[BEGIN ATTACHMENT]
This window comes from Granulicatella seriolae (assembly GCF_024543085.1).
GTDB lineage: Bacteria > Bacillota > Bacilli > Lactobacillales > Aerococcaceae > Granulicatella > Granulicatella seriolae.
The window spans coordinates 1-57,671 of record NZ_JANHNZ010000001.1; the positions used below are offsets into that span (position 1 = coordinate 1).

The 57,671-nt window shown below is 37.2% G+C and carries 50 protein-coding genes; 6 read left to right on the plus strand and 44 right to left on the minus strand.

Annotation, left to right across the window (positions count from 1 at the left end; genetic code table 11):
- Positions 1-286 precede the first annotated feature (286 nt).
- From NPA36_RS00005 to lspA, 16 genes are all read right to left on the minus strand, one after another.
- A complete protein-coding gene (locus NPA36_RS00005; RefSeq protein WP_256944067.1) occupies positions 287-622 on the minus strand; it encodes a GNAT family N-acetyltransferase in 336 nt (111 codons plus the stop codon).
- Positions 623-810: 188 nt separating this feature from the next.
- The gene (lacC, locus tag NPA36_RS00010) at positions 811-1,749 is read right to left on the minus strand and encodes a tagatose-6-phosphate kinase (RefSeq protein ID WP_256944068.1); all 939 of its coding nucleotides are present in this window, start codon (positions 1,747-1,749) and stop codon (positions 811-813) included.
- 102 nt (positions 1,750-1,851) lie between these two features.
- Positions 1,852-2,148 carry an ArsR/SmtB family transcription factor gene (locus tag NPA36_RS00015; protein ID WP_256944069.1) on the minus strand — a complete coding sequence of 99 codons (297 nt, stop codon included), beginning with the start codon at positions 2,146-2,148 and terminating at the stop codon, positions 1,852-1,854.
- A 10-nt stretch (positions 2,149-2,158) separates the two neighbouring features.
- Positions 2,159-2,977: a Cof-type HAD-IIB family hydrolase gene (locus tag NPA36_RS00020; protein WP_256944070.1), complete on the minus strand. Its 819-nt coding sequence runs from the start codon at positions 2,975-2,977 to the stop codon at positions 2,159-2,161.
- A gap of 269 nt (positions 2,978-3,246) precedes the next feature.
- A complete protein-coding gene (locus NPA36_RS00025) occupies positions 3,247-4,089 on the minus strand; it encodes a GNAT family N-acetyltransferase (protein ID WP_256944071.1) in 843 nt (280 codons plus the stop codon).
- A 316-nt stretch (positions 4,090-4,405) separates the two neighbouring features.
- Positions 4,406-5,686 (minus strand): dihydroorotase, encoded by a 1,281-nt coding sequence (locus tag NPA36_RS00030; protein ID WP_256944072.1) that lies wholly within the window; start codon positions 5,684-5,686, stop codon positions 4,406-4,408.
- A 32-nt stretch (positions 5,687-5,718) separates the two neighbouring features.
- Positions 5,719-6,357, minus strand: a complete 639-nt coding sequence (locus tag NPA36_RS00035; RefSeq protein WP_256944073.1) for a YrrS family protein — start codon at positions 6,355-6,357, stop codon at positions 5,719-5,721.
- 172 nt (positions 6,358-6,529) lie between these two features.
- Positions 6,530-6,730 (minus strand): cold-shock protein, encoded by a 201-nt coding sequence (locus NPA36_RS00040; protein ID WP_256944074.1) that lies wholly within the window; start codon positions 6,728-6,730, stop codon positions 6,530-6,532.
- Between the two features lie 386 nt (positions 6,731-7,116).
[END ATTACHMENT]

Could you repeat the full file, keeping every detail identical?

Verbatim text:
This window comes from Granulicatella seriolae (assembly GCF_024543085.1).
GTDB lineage: Bacteria > Bacillota > Bacilli > Lactobacillales > Aerococcaceae > Granulicatella > Granulicatella seriolae.
The window spans coordinates 1-57,671 of record NZ_JANHNZ010000001.1; the positions used below are offsets into that span (position 1 = coordinate 1).

The 57,671-nt window shown below is 37.2% G+C and carries 50 protein-coding genes; 6 read left to right on the plus strand and 44 right to left on the minus strand.

Annotation, left to right across the window (positions count from 1 at the left end; genetic code table 11):
- Positions 1-286 precede the first annotated feature (286 nt).
- From NPA36_RS00005 to lspA, 16 genes are all read right to left on the minus strand, one after another.
- A complete protein-coding gene (locus NPA36_RS00005; RefSeq protein WP_256944067.1) occupies positions 287-622 on the minus strand; it encodes a GNAT family N-acetyltransferase in 336 nt (111 codons plus the stop codon).
- Positions 623-810: 188 nt separating this feature from the next.
- The gene (lacC, locus tag NPA36_RS00010) at positions 811-1,749 is read right to left on the minus strand and encodes a tagatose-6-phosphate kinase (RefSeq protein ID WP_256944068.1); all 939 of its coding nucleotides are present in this window, start codon (positions 1,747-1,749) and stop codon (positions 811-813) included.
- 102 nt (positions 1,750-1,851) lie between these two features.
- Positions 1,852-2,148 carry an ArsR/SmtB family transcription factor gene (locus tag NPA36_RS00015; protein ID WP_256944069.1) on the minus strand — a complete coding sequence of 99 codons (297 nt, stop codon included), beginning with the start codon at positions 2,146-2,148 and terminating at the stop codon, positions 1,852-1,854.
- A 10-nt stretch (positions 2,149-2,158) separates the two neighbouring features.
- Positions 2,159-2,977: a Cof-type HAD-IIB family hydrolase gene (locus tag NPA36_RS00020; protein WP_256944070.1), complete on the minus strand. Its 819-nt coding sequence runs from the start codon at positions 2,975-2,977 to the stop codon at positions 2,159-2,161.
- A gap of 269 nt (positions 2,978-3,246) precedes the next feature.
- A complete protein-coding gene (locus NPA36_RS00025) occupies positions 3,247-4,089 on the minus strand; it encodes a GNAT family N-acetyltransferase (protein ID WP_256944071.1) in 843 nt (280 codons plus the stop codon).
- A 316-nt stretch (positions 4,090-4,405) separates the two neighbouring features.
- Positions 4,406-5,686 (minus strand): dihydroorotase, encoded by a 1,281-nt coding sequence (locus tag NPA36_RS00030; protein ID WP_256944072.1) that lies wholly within the window; start codon positions 5,684-5,686, stop codon positions 4,406-4,408.
- A 32-nt stretch (positions 5,687-5,718) separates the two neighbouring features.
- Positions 5,719-6,357, minus strand: a complete 639-nt coding sequence (locus tag NPA36_RS00035; RefSeq protein WP_256944073.1) for a YrrS family protein — start codon at positions 6,355-6,357, stop codon at positions 5,719-5,721.
- 172 nt (positions 6,358-6,529) lie between these two features.
- Positions 6,530-6,730 (minus strand): cold-shock protein, encoded by a 201-nt coding sequence (locus NPA36_RS00040; protein ID WP_256944074.1) that lies wholly within the window; start codon positions 6,728-6,730, stop codon positions 6,530-6,532.
- Between the two features lie 386 nt (positions 6,731-7,116).